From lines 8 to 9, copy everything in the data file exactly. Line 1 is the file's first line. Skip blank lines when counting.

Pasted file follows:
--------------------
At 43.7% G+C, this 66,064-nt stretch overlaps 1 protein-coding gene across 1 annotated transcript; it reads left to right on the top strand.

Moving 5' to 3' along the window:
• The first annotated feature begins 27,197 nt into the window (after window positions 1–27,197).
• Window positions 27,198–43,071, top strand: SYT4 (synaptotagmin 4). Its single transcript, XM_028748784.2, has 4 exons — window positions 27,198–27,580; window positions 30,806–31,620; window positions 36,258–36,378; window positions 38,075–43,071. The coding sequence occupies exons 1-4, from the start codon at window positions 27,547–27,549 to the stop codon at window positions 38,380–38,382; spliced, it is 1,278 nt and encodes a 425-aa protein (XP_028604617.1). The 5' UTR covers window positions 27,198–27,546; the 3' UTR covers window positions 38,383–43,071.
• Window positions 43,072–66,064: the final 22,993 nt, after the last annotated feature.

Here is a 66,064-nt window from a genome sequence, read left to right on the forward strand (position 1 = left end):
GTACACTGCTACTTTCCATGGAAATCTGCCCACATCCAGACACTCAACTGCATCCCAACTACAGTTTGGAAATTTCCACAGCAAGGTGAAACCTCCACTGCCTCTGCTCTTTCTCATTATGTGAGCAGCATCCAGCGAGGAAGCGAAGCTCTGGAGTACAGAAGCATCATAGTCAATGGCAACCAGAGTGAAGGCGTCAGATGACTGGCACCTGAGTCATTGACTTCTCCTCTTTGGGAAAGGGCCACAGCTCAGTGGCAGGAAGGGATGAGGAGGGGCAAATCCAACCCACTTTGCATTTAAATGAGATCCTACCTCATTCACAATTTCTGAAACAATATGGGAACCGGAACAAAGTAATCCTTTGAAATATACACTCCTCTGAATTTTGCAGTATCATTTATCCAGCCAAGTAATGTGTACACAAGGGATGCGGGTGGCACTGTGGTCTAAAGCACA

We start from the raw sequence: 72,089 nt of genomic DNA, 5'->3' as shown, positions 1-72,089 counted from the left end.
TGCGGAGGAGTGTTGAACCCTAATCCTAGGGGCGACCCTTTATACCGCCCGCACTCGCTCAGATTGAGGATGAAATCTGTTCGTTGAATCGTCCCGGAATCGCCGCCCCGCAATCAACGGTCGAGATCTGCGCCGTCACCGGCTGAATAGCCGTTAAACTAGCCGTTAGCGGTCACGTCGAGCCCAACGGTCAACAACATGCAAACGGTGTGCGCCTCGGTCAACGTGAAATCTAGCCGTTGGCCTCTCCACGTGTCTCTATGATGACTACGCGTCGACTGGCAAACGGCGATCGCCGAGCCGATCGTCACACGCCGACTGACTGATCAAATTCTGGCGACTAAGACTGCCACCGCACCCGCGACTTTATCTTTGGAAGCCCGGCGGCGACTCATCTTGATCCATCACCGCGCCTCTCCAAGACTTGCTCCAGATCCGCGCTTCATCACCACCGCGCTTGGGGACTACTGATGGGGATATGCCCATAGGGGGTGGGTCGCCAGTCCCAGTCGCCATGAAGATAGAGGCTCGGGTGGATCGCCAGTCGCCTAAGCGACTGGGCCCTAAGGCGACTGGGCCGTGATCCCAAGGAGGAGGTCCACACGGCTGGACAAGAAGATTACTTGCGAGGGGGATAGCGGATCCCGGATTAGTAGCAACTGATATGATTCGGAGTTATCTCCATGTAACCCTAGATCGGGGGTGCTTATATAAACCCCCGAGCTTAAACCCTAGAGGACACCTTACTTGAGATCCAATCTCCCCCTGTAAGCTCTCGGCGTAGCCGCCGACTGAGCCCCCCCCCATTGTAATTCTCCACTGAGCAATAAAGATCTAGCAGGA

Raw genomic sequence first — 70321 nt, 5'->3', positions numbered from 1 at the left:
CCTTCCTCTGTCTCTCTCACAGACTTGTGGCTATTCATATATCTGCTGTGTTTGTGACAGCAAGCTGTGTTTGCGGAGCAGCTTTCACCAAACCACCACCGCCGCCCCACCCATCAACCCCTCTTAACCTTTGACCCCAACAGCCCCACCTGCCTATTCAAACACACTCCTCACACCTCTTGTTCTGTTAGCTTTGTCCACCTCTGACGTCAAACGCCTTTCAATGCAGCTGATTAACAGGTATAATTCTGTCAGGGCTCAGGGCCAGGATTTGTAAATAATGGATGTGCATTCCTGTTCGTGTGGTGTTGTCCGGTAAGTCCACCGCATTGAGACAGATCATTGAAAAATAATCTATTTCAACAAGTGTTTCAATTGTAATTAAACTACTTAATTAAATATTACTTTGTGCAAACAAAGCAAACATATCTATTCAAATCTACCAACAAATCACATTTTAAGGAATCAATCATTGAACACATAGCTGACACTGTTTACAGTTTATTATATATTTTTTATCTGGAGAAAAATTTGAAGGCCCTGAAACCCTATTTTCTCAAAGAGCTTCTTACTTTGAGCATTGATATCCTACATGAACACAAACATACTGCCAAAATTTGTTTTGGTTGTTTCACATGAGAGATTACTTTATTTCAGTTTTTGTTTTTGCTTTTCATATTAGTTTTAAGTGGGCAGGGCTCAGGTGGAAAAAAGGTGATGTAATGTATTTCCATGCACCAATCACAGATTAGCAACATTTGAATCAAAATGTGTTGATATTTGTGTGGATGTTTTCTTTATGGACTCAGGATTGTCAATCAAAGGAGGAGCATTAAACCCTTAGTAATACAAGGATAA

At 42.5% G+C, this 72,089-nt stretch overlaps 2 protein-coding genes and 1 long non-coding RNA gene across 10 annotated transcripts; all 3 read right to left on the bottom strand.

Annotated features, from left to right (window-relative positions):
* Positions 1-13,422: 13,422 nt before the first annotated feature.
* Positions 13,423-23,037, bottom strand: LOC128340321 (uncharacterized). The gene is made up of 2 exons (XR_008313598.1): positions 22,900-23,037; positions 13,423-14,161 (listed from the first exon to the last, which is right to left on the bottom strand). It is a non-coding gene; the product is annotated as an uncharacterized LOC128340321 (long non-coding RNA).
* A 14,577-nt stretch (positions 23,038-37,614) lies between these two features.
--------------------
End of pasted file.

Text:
We start from the raw sequence: 72,089 nt of genomic DNA, 5'->3' as shown, positions 1-72,089 counted from the left end.
TGCGGAGGAGTGTTGAACCCTAATCCTAGGGGCGACCCTTTATACCGCCCGCACTCGCTCAGATTGAGGATGAAATCTGTTCGTTGAATCGTCCCGGAATCGCCGCCCCGCAATCAACGGTCGAGATCTGCGCCGTCACCGGCTGAATAGCCGTTAAACTAGCCGTTAGCGGTCACGTCGAGCCCAACGGTCAACAACATGCAAACGGTGTGCGCCTCGGTCAACGTGAAATCTAGCCGTTGGCCTCTCCACGTGTCTCTATGATGACTACGCGTCGACTGGCAAACGGCGATCGCCGAGCCGATCGTCACACGCCGACTGACTGATCAAATTCTGGCGACTAAGACTGCCACCGCACCCGCGACTTTATCTTTGGAAGCCCGGCGGCGACTCATCTTGATCCATCACCGCGCCTCTCCAAGACTTGCTCCAGATCCGCGCTTCATCACCACCGCGCTTGGGGACTACTGATGGGGATATGCCCATAGGGGGTGGGTCGCCAGTCCCAGTCGCCATGAAGATAGAGGCTCGGGTGGATCGCCAGTCGCCTAAGCGACTGGGCCCTAAGGCGACTGGGCCGTGATCCCAAGGAGGAGGTCCACACGGCTGGACAAGAAGATTACTTGCGAGGGGGATAGCGGATCCCGGATTAGTAGCAACTGATATGATTCGGAGTTATCTCCATGTAACCCTAGATCGGGGGTGCTTATATAAACCCCCGAGCTTAAACCCTAGAGGACACCTTACTTGAGATCCAATCTCCCCCTGTAAGCTCTCGGCGTAGCCGCCGACTGAGCCCCCCCCCATTGTAATTCTCCACTGAGCAATAAAGATCTAGCAGGA